It happened during one of those gatherings — a large family one. Most of my extended family still lived in the area; my immediate family and I were one of the few branches that did not. These gatherings were common when anyone visited from out of town, centering primarily in the kitchen and family room and extending out onto the deck if the weather permitted.
It did not that day; I stuck to the kitchen. Which means I was there when a relative — I honestly don’t remember who anymore; given the size of my family, it could have been anyone — came in. They kept their voice low, but excitement charged their whisper. “Come look at the dogs,” they said.
We went. We left the kitchen, passed through the dining room, and proceeded into the living room… and towards the stairs.
(Not the actual stairs; unfortunately I don’t have any pictures of the house.)
The dogs — my cousins’ King Charles Cavalier Spaniel and our little Swiffer — were both facing the alcove behind the stairs. Both of them were normally good-natured pups, friendly and playful and loving — but not now. They were crouched low to the ground, and their hackles were raised. They were growling… but we didn’t know why or at what. We couldn’t see anything particularly threatening; the alcove looked the way it always did: Out-of-date and a bit dusty, but otherwise normal. It was a sitting area, nothing more.
They stayed like that for… I don’t know how long. It may have been a minute, or it may have been several; whatever the precise length of time, though, it was long enough that it struck all of us as unusual.
The growling continued.
And then —
— suddenly —
— it stopped.
They stopped. The dogs relaxed, they stretched their legs, and they bounded off, as if nothing had happened — nothing at all. There was no threat; there was no danger; there was just a sofa and two chairs and some tables and photos and lamps and doilies. Same as always.
We still don’t know what happened during that moment. But it spooked all of us — and I have never forgotten it, not even after all these years have gone by.
There are — as many of you no doubt know I am fond of saying — plenty of rational, reasonable explanations for the dogs’ behavior. The house was known to have mice, for example; as such, it’s a distinct possibility that the pups had spotted, smelled, or otherwise detected a rodent or other pest and reacted accordingly. In fact, I believe this to be the most likely explanation for what happened that day.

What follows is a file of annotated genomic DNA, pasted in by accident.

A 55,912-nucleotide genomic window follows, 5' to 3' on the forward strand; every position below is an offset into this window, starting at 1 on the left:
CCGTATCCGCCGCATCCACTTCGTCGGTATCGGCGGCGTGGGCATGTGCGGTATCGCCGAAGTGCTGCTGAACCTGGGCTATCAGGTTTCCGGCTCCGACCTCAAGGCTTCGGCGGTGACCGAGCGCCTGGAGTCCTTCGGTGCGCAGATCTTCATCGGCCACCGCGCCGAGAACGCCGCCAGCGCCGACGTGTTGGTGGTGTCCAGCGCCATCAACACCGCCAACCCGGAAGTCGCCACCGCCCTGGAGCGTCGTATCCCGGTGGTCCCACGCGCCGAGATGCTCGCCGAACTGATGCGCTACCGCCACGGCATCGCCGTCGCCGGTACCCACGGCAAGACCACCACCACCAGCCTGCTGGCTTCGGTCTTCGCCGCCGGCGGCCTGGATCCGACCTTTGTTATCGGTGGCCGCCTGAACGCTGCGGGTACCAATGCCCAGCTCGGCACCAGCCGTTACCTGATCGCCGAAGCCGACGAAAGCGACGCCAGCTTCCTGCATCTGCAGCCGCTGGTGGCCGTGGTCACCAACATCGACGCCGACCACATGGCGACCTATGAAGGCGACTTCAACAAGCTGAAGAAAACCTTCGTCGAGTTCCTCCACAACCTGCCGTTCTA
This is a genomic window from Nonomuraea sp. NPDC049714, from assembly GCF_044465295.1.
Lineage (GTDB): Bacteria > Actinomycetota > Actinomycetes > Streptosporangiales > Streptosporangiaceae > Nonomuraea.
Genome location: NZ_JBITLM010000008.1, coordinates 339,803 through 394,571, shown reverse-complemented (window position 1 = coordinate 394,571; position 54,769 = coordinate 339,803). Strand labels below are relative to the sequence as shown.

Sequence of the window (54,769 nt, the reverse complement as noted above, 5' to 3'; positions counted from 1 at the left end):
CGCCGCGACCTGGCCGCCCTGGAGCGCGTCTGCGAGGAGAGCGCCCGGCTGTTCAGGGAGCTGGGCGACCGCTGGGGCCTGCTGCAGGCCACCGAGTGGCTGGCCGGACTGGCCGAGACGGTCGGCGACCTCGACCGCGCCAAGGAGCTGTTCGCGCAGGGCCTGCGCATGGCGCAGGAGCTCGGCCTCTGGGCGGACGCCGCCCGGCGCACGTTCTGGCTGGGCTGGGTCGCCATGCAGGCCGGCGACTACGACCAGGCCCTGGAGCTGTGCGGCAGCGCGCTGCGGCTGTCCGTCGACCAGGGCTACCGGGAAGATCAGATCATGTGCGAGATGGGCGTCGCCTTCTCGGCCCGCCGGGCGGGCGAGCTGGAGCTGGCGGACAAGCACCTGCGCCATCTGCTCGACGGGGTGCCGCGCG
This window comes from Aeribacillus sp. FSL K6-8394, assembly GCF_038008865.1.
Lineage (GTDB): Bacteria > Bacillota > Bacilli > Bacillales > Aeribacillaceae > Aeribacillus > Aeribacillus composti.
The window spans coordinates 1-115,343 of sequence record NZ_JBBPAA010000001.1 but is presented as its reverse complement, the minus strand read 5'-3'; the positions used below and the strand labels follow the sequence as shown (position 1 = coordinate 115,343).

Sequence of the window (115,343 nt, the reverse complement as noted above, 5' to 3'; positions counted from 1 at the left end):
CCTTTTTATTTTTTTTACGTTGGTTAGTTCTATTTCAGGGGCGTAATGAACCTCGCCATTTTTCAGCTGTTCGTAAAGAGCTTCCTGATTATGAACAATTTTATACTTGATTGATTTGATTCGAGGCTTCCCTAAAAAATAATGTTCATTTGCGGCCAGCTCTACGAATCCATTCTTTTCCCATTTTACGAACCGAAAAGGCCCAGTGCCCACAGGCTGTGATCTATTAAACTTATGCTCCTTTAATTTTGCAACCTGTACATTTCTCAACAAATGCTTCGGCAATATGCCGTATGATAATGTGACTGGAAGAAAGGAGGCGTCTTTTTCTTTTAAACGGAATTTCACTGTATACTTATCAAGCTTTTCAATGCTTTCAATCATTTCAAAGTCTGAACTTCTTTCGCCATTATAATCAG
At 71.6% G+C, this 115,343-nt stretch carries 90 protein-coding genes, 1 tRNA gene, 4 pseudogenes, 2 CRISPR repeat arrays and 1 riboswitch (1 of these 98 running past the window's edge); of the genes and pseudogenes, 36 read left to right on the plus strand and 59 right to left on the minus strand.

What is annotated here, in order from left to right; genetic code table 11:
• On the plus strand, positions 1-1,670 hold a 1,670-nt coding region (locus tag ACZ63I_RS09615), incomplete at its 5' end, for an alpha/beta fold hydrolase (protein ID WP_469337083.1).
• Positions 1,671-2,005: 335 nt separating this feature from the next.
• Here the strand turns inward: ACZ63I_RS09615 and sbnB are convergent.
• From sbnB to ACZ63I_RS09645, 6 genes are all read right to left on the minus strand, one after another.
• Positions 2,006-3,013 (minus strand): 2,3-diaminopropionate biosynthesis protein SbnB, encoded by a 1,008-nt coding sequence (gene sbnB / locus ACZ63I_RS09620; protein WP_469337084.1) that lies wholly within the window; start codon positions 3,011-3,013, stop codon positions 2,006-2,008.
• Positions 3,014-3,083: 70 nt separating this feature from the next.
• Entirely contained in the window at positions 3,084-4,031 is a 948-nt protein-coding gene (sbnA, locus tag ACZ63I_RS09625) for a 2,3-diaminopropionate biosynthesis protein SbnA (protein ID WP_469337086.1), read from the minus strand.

I cannot help but wonder: Was it just a rodent? Or an insect? What were the dogs so concerned about? And why did that concern cease so abruptly? I am aware that animals have keener senses than humans, and that they are believed to be able to pick up on things that we ourselves may miss; did they see or sense something that day? Something the humans in the house did not? I mean, it was almost as if, suddenly, there was something there, crouched in that alcove, perhaps sitting on the sofa, which the dogs believed was a threat — either to themselves, or to their families…
…And as if, just as suddenly, whatever It was had left. There was no reason to stand guard anymore, so they didn’t — the dogs wandered off to go play, or to ask for pets or snuggles, or to beg for table scraps. Their work there was done.
When people ask if I believe in ghosts, they are often surprised when I say, no, I’m not entirely convinced. If I don’t believe, they ask, why have I spent so much of my time — and, indeed, my career — focused on them?
It’s because I cannot help but wonder. Because I feel so certain that ghosts don’t exist, and I sometimes still think, what if? Because even if we don’t believe, so many of us still want to.
Maybe we’re just haunting ourselves.
And that, I think, is worth wondering about.